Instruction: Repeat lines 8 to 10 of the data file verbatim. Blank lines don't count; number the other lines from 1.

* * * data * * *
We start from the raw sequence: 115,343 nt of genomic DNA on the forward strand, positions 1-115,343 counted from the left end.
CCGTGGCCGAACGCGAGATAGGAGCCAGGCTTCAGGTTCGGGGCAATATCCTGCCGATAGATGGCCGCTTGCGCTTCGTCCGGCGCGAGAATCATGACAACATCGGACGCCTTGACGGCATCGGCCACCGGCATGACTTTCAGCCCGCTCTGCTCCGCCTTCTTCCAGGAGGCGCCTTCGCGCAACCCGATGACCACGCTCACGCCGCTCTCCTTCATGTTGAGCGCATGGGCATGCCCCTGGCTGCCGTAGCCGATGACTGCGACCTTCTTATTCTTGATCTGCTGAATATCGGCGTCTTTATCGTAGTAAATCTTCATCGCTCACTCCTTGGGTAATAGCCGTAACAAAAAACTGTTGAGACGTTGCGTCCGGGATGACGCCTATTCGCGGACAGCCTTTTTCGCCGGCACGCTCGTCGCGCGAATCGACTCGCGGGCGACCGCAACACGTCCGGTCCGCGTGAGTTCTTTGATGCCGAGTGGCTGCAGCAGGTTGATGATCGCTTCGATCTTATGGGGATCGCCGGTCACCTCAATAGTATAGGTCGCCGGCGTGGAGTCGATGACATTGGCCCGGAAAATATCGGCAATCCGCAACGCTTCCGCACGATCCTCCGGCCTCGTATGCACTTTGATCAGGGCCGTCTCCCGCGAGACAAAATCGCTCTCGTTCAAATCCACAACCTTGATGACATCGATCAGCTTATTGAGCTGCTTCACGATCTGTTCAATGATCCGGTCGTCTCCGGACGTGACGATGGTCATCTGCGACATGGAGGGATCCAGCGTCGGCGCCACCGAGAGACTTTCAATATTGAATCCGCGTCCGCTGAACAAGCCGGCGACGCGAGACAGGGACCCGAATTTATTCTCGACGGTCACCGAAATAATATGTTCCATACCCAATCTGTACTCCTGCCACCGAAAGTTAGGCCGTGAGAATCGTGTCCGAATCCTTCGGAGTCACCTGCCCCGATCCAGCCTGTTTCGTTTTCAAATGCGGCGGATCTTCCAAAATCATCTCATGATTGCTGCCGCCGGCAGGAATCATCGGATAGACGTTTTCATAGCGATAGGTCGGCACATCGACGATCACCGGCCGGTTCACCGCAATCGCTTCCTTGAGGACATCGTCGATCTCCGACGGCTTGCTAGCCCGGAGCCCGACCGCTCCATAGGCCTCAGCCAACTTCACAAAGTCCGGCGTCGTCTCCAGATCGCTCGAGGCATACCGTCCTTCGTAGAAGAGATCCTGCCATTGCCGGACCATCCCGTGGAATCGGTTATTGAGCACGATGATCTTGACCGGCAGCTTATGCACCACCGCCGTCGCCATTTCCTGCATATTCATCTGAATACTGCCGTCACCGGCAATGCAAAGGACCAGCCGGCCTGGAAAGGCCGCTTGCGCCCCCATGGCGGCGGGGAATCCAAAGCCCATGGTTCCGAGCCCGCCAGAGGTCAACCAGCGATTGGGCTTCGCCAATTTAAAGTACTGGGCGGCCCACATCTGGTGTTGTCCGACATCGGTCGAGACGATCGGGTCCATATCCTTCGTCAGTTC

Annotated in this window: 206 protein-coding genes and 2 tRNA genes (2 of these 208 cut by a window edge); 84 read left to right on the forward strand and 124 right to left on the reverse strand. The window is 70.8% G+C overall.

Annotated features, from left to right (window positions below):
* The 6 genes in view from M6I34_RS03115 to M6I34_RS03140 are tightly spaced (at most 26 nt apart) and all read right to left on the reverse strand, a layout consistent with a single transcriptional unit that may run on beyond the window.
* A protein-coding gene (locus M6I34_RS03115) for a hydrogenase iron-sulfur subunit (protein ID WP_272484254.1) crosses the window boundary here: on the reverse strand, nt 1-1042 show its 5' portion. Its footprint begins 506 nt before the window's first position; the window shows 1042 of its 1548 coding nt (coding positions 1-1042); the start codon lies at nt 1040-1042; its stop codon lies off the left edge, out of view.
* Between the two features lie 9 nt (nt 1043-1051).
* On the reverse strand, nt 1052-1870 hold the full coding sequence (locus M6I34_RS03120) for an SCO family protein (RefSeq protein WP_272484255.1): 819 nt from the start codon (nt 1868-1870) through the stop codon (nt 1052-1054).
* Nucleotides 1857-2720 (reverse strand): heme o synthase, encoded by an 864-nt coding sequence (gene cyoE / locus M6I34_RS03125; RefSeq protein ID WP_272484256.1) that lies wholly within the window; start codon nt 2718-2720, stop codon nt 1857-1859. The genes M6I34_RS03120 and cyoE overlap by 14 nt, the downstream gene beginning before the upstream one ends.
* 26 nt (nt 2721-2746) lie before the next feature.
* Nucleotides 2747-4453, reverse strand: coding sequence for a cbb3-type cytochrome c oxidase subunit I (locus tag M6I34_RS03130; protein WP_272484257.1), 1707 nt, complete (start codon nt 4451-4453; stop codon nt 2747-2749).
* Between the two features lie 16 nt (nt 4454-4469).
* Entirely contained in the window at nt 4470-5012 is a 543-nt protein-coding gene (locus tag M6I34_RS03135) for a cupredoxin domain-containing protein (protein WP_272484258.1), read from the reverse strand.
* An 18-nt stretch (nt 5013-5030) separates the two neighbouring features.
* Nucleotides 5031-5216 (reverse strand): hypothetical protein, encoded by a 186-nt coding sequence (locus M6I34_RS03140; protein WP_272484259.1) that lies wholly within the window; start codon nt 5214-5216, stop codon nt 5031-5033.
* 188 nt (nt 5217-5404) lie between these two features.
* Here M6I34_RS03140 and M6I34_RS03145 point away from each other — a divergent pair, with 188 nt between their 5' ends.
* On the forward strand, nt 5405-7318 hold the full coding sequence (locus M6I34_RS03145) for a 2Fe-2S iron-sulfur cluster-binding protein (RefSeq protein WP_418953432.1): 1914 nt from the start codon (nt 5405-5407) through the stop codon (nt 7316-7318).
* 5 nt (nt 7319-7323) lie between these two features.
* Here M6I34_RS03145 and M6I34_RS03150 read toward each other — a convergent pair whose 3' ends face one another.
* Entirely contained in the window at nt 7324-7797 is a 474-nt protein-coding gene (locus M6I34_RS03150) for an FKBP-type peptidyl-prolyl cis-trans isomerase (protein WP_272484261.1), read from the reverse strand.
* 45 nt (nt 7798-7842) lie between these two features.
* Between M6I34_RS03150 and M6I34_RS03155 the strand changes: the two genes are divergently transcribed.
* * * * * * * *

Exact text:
* On the reverse strand, nt 1052-1870 hold the full coding sequence (locus M6I34_RS03120) for an SCO family protein (RefSeq protein WP_272484255.1): 819 nt from the start codon (nt 1868-1870) through the stop codon (nt 1052-1054).
* Nucleotides 1857-2720 (reverse strand): heme o synthase, encoded by an 864-nt coding sequence (gene cyoE / locus M6I34_RS03125; RefSeq protein ID WP_272484256.1) that lies wholly within the window; start codon nt 2718-2720, stop codon nt 1857-1859. The genes M6I34_RS03120 and cyoE overlap by 14 nt, the downstream gene beginning before the upstream one ends.
* 26 nt (nt 2721-2746) lie before the next feature.